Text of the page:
Today is the first day of a unit about probability. Students have seen probability before, and to the extent that they've seen it, it's intuitive. We have the rest of this unit to debunk some of that intuition, but to get started I'll build on what they know, and review some key concepts. Each day will start with some questions about probability that increase in complexity over time. For today and tomorrow, our sample space will be a standard deck of playing cards.
As students arrive the second slide of the lesson notes is projected on the front board. It shows a picture of a deck of cards laid out on a table. I want students to be able to answer these questions about probability, but I don't assume that all kids have seen a deck of cards. Even if they have, this photo is a useful resource for our upcoming conversations.
One copy of this Opener Handout is on each table. I tell students to take a few minutes to try to answer each question. I encourage conversation, and for each table to reach consensus on all solutions. Kids like this. It's fun, and they say it "feels easy." That's because of the intuition built into probability. Now my task is turn that into deeper engagement as I show them something new.
I give each group five minutes or so to answer each question, then we go over the answers. Each answer is on a slide of the lesson notes. Each answer is expressed as a fraction, a fraction in lowest terms, a decimal, and a percentage. The "approximately equals" sign is used when decimal values are rounded from their fraction form. This is what I mean by taking advantage of student engagement when something feels easy. I have the opportunity to remind students about the different ways of expressing numbers. I tell them about the approximately equals sign. I say that in formal probability, it's most common to express probability in decimal form, as a number between 0 and 1, but that fractions and percentages are useful ways for people to talk about probabilities. In the media, we'll often see percentages. In conversations, we might say that we have a "one-in-four" chance of pulling a spade from a deck of cards.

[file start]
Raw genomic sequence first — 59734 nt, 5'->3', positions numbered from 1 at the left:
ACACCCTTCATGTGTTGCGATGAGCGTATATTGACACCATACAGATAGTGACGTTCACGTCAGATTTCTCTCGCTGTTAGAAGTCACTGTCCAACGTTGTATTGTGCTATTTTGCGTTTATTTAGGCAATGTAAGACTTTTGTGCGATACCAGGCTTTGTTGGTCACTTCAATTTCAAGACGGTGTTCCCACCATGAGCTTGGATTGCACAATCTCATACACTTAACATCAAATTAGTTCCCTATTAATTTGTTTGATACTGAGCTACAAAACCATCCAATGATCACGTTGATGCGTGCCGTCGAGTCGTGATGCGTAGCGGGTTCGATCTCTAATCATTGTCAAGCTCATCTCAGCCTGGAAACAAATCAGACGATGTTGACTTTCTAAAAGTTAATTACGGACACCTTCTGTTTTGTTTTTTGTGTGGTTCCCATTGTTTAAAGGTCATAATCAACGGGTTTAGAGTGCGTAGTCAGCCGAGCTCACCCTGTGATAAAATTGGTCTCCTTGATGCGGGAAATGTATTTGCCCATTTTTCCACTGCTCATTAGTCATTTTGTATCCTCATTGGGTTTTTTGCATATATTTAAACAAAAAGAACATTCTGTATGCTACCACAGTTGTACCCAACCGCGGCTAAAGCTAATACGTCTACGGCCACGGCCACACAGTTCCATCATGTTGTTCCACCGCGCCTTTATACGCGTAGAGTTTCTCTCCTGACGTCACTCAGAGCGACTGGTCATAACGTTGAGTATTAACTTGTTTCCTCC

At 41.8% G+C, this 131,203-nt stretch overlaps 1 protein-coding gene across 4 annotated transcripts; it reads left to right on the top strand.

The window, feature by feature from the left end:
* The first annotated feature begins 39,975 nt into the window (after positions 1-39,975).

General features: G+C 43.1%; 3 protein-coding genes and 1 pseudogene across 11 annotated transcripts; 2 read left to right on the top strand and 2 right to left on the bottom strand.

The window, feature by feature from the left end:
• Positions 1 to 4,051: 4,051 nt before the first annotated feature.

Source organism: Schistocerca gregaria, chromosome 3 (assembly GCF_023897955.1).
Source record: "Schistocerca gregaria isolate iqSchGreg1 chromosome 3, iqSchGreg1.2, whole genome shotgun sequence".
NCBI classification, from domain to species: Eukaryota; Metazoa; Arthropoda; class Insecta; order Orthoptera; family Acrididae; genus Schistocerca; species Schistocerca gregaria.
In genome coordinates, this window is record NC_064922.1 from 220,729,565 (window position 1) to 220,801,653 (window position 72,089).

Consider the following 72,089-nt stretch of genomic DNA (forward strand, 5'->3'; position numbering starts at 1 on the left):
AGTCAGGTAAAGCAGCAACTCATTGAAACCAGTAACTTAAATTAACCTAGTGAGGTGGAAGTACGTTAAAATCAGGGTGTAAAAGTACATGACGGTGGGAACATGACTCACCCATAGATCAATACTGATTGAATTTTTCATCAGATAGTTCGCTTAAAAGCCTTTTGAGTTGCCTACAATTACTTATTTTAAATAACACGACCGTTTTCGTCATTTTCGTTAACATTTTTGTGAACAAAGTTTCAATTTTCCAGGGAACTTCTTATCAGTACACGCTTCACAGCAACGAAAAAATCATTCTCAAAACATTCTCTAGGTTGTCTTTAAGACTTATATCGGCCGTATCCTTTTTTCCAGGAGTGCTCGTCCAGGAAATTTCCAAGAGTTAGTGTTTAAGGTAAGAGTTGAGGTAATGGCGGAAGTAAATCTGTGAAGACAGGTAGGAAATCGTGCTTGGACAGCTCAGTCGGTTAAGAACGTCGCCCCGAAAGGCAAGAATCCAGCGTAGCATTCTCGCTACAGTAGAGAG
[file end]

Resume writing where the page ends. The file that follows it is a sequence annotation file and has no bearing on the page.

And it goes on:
A few of these problems are open to interpretation. For example, how do we define "odd numbers"? Is an Ace an odd number? The solution included here assumes that it's not, but if we change that definition, the result changes accordingly.
One hook for this Probability unit is that probability is about counting. I love telling students this, and seeing where we go with it. Today we'll start with an activity that frames the work of counting, allows us to apply probability to counting, and reframes the idea of sampling (which we started to explore in the previous unit) in terms of probability and running multiple trials to get the most accurate results.
This first investigation is called "Capture-Recapture." Dried beans are used to simulate the counting method used by ecologists, epidemiologists, and anyone else who might want to use statistics to estimate an otherwise "uncountable" quantity, when they try to determine the size of a population.
Version 1: Capture-Recapture from NCTM
Here is an NCTM Illuminations activity called Capture-Recapture that takes students through the process on a smaller scale. There is a four-page student handout that can be used. I recommend reading through this lesson to get an idea for what students do today.
This activity prompts students to count beans in a cup by "capturing" a small handful, marking them, and then "recapturing" before using proportions to estimate the number in the cup. We use a similar process on a much bigger population in the whole-class activity I describe below.
Version 2: How Many Beans in a Four-Pound Bag?
The big idea behind any capture-recapture process is that probability is a tool that can be used to estimate the size of much larger populations, or in other words, to count. So by using the process outlined in the NCTM activity, we can figure out how many beans are in a bag much bigger than the cups students use in the first version.